“Pluripotent stem cells” include natural pluripotent stem cells and induced pluripotent stem cells. They can give rise to any fetal or adult cell type. However, alone they generally cannot develop into a fetal or adult organism because they lack the potential to contribute to extra-embryonic tissue, such as the placenta.

“Induced pluripotent stem cells” or (“iPSCs”) are similar to natural pluripotent stem cells, such as embryonic stem cells, in many aspects, such as the expression of certain stem cell genes and/or proteins, chromatin methylation patterns, doubling time, embryoid body formation, teratoma formation, viable chimera formation, and potency and differentiability. Induced pluripotent cells may be derived from for example, adult stomach, liver, skin cells and blood cells (e.g., cord blood cells). iPSCs may be derived by transfection of synthetic transcription factors and/or certain stem cell-associated genes into non-pluripotent (e.g., somatic) cells. In certain embodiments, transfection may be achieved through viral vectors, such as retroviruses, for example, and non-viral or episomal vectors. Transfected genes can include, but are not limited to, reprogramming factors Oct3/4 (Pou5f1), Klf-4, c-Myc, Sox-2, Nanog and Lin28. Sub-populations of transfected cells may begin to become morphologically and biochemically similar to pluripotent stem cells, and can be isolated through morphological selection, doubling time, or through a reporter gene and antibiotic selection.

The terms “peptide,” “polypeptide,” and “protein” are used interchangeably herein, and refer to a polymeric form of amino acids of any length, which can include coded and non-coded amino acids, chemically or biochemically modified or derivatized amino acids, and polypeptides having modified peptide backbones.

“Binding” or “interaction” as used herein (e.g. with reference to a synthetic transcriptional modulator binding the polypeptide-binding segment of a guide RNA) refers to a non-covalent interaction between macromolecules (e.g., between DNA and RNA, or between a polypeptide and a polynucleotide). “Binding” may also be referred to as “associated with” or “interacting”. “Binding” as used herein means that the binding partners are capable of binding to each other (e.g., will not necessarily bind to each other). Some portions of a binding interaction may be sequence-specific, but not all components of a binding interaction need be sequence-specific (e.g., contacts with phosphate residues in a DNA backbone). Binding interactions are generally characterized by a dissociation constant (Kd), e.g., less than 1 mM, less than 100 uM, less than 10 uM, less than 1 uM, less than 100 nM, less than 10 nM. “Affinity” refers to the strength of binding, increased binding affinity being correlated with a lower Kd.

As used herein, “promoter,” “promoter sequence,” or promoter region” refers to a DNA regulatory region/sequence capable of binding RNA polymerase and involved in initiating transcription of a downstream coding or non-coding sequence. In some examples of the present disclosure, the promoter sequence includes the transcription initiation site and extends upstream to include the minimum number of bases or elements necessary to initiate transcription at levels detectable above background. In some embodiments, the promoter sequence includes a transcription initiation site, as well as protein binding domains responsible for the binding of RNA polymerase. Eukaryotic promoters will often, but not always, contain “TATA” boxes and “CAT” boxes. Various promoters, including inducible promoters, may be used to drive the various vectors of the present invention.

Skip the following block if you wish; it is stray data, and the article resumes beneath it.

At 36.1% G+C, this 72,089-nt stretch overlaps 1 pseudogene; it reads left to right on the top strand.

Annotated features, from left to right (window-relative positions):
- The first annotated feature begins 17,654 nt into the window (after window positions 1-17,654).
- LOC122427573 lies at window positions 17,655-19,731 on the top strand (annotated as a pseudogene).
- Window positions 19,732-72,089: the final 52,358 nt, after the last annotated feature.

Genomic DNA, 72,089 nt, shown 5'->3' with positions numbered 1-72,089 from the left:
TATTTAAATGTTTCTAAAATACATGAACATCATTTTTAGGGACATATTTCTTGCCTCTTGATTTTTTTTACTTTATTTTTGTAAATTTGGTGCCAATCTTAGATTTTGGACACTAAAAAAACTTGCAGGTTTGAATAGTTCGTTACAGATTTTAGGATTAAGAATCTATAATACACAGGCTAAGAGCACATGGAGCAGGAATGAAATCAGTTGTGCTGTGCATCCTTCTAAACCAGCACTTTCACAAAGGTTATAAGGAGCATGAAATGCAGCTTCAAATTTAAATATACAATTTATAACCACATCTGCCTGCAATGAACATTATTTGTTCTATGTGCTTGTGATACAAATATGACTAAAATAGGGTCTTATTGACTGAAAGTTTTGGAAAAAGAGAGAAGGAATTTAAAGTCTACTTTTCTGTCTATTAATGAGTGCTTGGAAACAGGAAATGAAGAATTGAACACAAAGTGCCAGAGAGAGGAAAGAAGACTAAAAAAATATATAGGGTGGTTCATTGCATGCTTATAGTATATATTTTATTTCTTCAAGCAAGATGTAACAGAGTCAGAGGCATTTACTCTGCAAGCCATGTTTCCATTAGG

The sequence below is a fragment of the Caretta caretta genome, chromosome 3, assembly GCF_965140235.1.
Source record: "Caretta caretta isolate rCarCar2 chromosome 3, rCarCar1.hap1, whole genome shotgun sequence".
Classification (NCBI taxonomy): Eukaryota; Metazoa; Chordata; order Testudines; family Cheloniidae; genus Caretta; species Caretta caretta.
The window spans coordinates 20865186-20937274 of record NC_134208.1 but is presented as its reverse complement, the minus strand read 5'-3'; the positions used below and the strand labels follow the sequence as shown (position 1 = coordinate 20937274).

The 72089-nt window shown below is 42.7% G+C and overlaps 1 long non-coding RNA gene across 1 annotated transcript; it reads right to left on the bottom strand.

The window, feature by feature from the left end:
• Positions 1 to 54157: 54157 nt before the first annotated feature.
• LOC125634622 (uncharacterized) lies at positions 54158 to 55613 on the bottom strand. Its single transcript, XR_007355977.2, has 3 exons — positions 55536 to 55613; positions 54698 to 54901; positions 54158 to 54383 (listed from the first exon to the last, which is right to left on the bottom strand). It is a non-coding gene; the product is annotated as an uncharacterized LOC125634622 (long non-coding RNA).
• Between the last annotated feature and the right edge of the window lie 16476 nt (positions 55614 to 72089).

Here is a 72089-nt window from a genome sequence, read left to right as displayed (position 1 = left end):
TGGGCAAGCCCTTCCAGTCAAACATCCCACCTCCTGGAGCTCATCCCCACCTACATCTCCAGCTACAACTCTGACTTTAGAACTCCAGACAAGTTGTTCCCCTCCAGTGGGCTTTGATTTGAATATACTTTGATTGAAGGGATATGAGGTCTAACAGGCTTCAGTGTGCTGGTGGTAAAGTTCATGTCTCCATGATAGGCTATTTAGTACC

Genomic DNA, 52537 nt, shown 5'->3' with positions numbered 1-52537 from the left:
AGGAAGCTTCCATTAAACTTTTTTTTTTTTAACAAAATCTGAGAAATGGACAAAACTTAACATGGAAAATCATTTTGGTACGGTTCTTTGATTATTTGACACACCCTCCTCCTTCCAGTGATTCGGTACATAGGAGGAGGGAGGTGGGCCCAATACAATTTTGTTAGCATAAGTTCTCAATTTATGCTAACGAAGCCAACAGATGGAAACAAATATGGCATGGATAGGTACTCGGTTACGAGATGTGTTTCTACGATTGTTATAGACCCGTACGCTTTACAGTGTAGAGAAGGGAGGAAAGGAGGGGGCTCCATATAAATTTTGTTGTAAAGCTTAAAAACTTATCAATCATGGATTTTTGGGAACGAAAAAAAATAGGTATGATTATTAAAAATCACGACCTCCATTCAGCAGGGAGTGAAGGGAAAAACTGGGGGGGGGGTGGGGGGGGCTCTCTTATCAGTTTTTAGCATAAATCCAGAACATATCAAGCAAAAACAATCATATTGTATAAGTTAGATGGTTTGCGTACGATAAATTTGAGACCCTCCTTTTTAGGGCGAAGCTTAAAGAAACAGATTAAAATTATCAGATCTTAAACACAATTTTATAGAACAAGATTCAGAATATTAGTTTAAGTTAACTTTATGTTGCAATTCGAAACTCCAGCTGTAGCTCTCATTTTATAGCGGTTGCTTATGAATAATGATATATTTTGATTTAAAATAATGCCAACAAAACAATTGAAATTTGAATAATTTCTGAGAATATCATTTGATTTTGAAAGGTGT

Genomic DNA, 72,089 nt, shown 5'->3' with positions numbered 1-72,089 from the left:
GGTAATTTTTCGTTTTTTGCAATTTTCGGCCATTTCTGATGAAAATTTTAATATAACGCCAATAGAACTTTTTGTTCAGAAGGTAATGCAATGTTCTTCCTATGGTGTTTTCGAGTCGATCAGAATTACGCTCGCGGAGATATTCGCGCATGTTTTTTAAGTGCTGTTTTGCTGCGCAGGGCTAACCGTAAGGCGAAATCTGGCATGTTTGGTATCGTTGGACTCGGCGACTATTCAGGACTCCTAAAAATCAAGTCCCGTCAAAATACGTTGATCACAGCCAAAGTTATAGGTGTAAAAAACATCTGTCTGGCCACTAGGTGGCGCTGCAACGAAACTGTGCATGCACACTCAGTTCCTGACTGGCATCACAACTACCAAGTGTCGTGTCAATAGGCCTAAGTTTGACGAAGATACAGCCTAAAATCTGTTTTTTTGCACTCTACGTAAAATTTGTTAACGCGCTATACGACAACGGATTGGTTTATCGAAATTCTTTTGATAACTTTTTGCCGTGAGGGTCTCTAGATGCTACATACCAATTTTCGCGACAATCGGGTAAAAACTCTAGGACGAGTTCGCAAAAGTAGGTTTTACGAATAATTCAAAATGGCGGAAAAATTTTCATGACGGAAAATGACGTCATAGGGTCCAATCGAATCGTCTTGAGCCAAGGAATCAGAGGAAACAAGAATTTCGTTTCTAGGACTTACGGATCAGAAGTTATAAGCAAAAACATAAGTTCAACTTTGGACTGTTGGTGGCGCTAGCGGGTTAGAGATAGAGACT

A “vector” or “expression vector” is a replicon, such as a plasmid, phage, virus, or cosmid, to which another DNA segment, i.e. an “insert”, may be attached so as to bring about the replication of the attached DNA segment in a cell. “Vector” includes episomal (e.g., plasmids) and non episomal vectors. In some embodiments of the present disclosure the vector is an episomal vector, which is removed/lost from a population of cells after a number of cellular generations, e.g., by asymmetric partitioning.

An “expression cassette” comprises a DNA coding sequence operably linked to a promoter. “Operably linked” refers to a juxtaposition wherein the components so described are in a relationship permitting them to function in their intended manner. For instance, a promoter is operably linked to a coding sequence if the promoter affects its transcription or expression.

The terms “recombinant expression vector,” or “DNA construct” are used interchangeably herein to refer to a DNA molecule comprising a vector and at least one insert. Recombinant expression vectors are usually generated for the purpose of expressing and/or propagating the insert(s), or for the construction of other recombinant nucleotide sequences. The insert(s) may or may not be operably linked to a promoter sequence and may or may not be operably linked to DNA regulatory sequences.

The term “efficiency of reprogramming” or “reprogramming efficiency” may be used to refer to the ability of cells to give rise to iPS cell colonies, e.g., when contacted with the synthetic transcription factors of the current disclosure. Somatic cells that demonstrate an enhanced efficiency of reprogramming to pluripotency will demonstrate an enhanced ability to give rise to iPSCs relative to a control. The term “efficiency of reprogramming” may also refer to the ability of somatic cells to be reprogrammed to a substantially different somatic cell type, a process known as transdifferentiation. The efficiency of reprogramming using the methods of the current disclosure vary with the particular combination of somatic cells, method of introducing synthetic transcription factors or reprogramming factors, and culturing methods following induction of reprogramming. The methods of the current disclosure may include “measuring reprogramming efficiency.” Determining the reprogramming efficiency can involve counting iPSC colonies, or may include measuring the expression of pluripotency markers, such as the below “key pluripotency markers” by the reprogrammed cells.